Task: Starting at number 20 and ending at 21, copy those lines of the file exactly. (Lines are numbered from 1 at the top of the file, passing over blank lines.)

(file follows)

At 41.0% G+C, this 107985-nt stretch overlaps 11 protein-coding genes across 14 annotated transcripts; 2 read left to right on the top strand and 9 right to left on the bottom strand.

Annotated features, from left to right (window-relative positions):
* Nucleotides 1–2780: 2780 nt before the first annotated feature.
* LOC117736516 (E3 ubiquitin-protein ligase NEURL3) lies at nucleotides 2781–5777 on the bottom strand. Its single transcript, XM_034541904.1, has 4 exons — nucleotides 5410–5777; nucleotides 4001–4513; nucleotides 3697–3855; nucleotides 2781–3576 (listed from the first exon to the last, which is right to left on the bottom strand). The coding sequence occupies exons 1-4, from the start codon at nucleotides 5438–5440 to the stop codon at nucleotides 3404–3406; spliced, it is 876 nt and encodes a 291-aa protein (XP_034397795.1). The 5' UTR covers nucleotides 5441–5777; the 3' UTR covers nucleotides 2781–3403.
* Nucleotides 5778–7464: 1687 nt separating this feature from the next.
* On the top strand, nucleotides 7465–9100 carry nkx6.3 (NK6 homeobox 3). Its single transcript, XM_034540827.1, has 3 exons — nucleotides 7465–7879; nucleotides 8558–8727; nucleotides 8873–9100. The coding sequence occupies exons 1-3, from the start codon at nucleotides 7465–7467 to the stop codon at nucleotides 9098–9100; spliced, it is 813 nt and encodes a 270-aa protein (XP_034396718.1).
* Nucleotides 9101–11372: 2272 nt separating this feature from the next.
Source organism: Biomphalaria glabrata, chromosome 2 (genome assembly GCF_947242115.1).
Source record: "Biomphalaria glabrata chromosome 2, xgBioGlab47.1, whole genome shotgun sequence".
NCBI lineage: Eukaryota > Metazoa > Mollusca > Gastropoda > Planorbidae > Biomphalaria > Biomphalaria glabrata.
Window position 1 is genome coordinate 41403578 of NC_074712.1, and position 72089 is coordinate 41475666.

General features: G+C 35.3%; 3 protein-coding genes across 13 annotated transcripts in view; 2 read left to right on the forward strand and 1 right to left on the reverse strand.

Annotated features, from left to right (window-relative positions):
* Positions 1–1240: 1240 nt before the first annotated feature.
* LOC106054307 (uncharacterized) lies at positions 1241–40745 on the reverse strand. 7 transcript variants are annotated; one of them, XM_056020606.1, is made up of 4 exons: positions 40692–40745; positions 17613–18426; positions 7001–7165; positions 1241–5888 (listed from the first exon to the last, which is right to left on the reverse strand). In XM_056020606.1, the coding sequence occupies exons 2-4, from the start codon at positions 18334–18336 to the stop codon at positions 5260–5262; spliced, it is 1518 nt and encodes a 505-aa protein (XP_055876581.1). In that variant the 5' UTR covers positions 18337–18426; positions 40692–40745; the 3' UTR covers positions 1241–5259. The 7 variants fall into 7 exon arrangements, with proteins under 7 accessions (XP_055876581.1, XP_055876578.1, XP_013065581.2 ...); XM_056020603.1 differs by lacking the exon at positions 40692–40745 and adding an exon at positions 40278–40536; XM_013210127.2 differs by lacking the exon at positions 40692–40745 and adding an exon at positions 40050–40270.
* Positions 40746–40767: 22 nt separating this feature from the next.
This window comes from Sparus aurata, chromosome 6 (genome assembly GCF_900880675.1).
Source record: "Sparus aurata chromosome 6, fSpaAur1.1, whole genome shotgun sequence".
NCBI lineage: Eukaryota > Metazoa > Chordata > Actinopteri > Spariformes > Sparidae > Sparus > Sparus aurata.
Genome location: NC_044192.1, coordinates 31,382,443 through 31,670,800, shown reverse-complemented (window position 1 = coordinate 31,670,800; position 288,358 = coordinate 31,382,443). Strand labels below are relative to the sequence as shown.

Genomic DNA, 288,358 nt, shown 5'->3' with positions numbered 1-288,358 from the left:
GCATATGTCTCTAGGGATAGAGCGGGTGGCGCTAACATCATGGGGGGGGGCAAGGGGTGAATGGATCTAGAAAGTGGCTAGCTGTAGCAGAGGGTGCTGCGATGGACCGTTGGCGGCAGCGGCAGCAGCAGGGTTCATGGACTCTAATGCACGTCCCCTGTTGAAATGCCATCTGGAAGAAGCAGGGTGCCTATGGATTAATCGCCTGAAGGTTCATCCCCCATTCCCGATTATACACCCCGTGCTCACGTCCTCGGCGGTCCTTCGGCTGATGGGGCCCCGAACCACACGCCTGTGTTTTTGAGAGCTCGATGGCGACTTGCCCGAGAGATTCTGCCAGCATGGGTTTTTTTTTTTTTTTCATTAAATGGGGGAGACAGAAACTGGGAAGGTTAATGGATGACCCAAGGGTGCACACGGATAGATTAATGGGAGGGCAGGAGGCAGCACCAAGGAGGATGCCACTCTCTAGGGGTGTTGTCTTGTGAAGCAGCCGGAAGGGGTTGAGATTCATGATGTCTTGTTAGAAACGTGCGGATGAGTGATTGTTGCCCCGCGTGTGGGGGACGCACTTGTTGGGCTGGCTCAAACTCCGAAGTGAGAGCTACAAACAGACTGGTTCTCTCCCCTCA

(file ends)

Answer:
Genome location: NC_044192.1, coordinates 31,382,443 through 31,670,800, shown reverse-complemented (window position 1 = coordinate 31,670,800; position 288,358 = coordinate 31,382,443). Strand labels below are relative to the sequence as shown.

Genomic DNA, 288,358 nt, shown 5'->3' with positions numbered 1-288,358 from the left: